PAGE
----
Presentation #111.02 in the session Mini-Filaments, Jets, Microflares, and the Heliosphere.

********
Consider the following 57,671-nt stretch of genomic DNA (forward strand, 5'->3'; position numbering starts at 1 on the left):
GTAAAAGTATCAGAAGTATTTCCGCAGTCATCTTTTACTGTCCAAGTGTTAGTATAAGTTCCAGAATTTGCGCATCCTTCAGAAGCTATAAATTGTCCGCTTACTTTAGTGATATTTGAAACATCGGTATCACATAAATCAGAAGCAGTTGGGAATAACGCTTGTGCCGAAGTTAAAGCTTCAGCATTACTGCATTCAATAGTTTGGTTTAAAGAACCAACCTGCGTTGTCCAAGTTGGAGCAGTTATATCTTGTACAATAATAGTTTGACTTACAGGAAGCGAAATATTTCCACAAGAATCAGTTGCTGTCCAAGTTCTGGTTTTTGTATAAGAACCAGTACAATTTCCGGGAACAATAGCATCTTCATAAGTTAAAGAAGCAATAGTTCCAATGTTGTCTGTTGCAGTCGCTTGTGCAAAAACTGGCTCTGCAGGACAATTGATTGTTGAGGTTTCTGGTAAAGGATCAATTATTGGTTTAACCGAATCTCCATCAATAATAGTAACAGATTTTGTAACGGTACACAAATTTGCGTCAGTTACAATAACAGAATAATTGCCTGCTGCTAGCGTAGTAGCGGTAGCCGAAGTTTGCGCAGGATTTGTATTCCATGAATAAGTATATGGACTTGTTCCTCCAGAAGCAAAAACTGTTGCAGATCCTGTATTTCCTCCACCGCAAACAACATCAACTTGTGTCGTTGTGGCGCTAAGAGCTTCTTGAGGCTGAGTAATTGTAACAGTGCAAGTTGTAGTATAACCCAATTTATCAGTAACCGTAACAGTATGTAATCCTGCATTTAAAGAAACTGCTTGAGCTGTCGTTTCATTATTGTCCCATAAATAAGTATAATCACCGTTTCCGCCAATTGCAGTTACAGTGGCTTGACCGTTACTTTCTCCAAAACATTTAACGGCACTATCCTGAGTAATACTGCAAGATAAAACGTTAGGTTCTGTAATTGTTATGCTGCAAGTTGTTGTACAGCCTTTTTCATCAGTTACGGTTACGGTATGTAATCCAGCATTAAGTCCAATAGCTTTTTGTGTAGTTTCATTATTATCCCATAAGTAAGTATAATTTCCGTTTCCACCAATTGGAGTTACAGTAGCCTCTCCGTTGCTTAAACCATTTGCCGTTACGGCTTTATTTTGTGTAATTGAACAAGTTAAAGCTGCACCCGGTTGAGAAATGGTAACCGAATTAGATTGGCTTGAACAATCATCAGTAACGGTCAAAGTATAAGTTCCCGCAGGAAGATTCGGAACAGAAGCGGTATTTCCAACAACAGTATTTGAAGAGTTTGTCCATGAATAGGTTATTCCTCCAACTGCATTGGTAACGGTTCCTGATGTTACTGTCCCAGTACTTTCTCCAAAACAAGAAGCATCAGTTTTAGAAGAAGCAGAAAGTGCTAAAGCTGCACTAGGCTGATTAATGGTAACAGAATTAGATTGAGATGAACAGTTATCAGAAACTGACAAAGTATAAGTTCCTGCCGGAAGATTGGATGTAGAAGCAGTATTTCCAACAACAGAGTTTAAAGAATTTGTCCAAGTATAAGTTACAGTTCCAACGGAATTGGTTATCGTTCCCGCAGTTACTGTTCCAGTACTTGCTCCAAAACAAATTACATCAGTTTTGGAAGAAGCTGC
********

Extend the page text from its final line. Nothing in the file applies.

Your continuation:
Solar microflares emit about six orders of magnitude less energy than the largest X-class flares, and are capable of accelerating electrons. In this work we analyze a small B-class microflare that occurred on April 29 2021 and was observed simultaneously by the Interface Region Imaging Spectrograph (IRIS) and the Nuclear Spectroscopic Telescope Array (NuSTAR) hard X-ray instrument. The IRIS chromospheric and transition region observations of the flare ribbon show spectral characteristics that are typical signatures of energy deposition by non-thermal electrons in the lower atmosphere. The presence of the non-thermal particles is also confirmed directly by fitting the NuSTAR spectral observations. We show that, by combining IRIS and NuSTAR multi-wavelength observations from the corona to the lower atmosphere with hydrodynamic simulations using the RADYN code, we can provide strict constraints on electron-beam heated flare models. This work presents the first NuSTAR, IRIS and RADYN joint analysis of a non-thermal microflare, and presents a self-consistent picture of the flare-accelerated electrons in the corona and the chromospheric response to those electrons.